Adopting Statutory Damages
The amended act implements a system of statutory damages, whereby a trademark owner can claim damages of up to KRW 50 million (approximately USD 50,000) instead of claiming actual damages.
The provision concerning statutory damages will apply only in cases where the infringer uses a mark that is identical to, or substantially indistinguishable from (but not merely similar to), another party's registered mark in connection with goods that are identical to, or substantially indistinguishable from (but not merely similar to), the goods covered by the registered mark.
New Rejection Ground Based on Lack of Intent to Use
The amended act provides a new ground for rejecting or invalidating a trademark registration based on a lack of intent to use.
Under KIPO's guideline, the examiner may request evidence of use or a declaration in support of use and/or intent to use (i.e., printed materials, product photographs, invoices, declaration describing plans for use, etc.) when there is a doubt as to the intent to use. It is unclear at this stage how strictly this amendment will be interpreted and applied by KIPO, but the guideline further exemplifies that there is a doubt as to the intent to use if (i) one application covers goods/services in more than five Int'l Classes, (ii) various numbers of unrelated goods/services are claimed irrespective of number of classes, (iii) it is prohibited by law for the applicant to be engaged in a business for the designated goods/services, (iv) an individual files an application for services which requires large facilities and/or substantial capital such as banking services, and air transportation services.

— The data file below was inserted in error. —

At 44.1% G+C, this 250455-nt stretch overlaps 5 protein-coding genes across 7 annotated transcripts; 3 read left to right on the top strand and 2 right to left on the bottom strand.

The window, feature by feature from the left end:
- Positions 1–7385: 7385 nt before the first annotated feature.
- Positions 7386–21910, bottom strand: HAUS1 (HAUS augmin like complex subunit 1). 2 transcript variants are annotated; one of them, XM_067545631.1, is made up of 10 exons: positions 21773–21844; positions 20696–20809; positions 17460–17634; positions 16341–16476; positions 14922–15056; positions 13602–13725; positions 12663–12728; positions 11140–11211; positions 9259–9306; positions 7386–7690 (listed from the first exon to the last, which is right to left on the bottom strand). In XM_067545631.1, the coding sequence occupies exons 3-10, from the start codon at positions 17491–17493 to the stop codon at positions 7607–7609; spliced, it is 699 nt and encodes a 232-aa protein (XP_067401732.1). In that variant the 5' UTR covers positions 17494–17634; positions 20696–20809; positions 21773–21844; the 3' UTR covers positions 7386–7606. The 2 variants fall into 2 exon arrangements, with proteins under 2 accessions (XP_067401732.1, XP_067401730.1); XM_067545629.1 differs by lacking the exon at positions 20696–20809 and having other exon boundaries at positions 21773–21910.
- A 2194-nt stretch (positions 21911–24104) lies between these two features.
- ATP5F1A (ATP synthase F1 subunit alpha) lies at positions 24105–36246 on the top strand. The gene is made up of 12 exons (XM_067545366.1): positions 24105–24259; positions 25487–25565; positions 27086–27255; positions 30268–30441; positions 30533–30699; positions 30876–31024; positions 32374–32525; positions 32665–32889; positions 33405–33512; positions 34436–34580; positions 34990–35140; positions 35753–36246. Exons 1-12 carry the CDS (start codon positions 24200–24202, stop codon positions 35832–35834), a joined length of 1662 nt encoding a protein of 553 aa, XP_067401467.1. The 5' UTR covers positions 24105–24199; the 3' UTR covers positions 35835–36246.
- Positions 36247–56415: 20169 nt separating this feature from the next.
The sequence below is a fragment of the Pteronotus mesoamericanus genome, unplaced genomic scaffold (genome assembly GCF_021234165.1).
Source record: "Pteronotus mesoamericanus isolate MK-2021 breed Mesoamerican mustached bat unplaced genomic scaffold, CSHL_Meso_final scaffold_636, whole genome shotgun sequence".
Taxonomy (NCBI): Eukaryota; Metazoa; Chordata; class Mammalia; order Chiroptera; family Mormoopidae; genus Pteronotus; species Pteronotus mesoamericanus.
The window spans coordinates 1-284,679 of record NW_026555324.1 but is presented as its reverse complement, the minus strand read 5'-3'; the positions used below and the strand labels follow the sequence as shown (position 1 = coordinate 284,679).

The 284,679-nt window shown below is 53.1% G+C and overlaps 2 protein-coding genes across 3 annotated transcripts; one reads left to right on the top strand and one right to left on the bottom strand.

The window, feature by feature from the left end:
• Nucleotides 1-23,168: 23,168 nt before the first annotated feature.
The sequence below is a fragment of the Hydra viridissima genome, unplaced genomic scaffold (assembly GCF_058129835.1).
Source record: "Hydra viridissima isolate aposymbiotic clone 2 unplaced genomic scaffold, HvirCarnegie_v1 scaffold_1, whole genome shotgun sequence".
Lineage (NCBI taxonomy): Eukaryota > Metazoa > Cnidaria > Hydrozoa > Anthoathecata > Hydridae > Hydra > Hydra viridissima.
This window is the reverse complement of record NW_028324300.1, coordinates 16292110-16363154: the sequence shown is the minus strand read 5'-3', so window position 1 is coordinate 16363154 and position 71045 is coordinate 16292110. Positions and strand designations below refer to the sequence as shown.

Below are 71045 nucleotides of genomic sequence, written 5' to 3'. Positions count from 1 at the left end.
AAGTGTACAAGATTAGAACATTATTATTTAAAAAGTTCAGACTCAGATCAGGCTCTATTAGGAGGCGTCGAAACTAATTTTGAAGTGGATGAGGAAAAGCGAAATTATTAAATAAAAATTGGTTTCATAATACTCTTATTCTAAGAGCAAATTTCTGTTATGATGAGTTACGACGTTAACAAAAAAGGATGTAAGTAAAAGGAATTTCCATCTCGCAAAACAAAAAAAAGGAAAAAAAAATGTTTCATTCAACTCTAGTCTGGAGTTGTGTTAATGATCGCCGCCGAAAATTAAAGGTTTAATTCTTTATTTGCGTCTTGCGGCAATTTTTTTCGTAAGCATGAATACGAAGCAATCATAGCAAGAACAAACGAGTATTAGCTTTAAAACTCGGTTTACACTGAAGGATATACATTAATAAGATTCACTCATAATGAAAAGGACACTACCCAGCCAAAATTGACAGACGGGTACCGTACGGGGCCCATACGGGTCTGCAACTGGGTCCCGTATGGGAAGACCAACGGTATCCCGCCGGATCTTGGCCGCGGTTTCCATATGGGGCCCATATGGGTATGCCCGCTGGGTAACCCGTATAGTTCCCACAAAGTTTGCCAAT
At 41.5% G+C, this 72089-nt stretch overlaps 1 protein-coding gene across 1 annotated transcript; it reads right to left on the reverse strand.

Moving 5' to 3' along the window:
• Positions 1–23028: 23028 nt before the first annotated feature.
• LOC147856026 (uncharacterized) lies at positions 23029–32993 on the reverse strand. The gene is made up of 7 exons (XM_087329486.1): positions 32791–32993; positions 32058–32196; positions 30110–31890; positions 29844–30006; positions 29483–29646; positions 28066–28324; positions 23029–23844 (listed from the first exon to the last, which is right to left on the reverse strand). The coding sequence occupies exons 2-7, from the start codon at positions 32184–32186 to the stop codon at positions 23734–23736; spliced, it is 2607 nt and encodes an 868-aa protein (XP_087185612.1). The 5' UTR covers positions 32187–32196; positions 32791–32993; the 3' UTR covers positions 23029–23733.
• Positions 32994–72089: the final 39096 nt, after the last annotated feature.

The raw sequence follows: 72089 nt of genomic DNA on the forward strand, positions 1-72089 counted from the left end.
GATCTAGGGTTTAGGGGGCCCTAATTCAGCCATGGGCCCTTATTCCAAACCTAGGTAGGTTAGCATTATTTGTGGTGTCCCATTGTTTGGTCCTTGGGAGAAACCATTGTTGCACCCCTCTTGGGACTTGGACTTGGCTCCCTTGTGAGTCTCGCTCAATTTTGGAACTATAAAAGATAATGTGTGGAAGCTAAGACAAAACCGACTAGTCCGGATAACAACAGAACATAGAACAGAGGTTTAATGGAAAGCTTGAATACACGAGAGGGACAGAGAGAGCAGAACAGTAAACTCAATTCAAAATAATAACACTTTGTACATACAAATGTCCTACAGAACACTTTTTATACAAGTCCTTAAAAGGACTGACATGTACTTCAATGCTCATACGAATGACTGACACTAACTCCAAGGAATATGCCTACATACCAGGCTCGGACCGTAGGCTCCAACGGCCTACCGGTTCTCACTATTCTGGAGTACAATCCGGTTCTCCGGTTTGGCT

Revision of Regulation Regarding the Official Fee System
For applications/renewals filed from April 1, 2012, an additional fee of KRW 2,000 (about USD 2) is incurred for each designated good/service in excess of 20 items per class. This change applies only for local applications.
Revision of Examination Guideline Regarding Expedited Examination
The examination period can be shortened to two to four months upon an applicant's request of expedited examination, which is allowed (i) if the applicant is using or planning on using the mark in connection with all of the designated goods/services under the pending application, (ii) if a third party is using a mark identical or similar to the applied-for mark without any justifiable reason, or (iii) if an application is filed by a successful petitioner of a non-use cancellation action within the six-month priority period.
A third party may also request an expedited examination of a trademark application, if he/she receives a warning letter regarding his/her use of an identical or similar mark to the applied-for mark.
The revised examination guideline (effective as of April 1, 2012) provides that, with regards to (i) above, if an applicant can prove use or his/her intent to use one of the designated goods/services, similar goods/services will be considered to be in use or to be used for the purpose of requesting an expedited examination.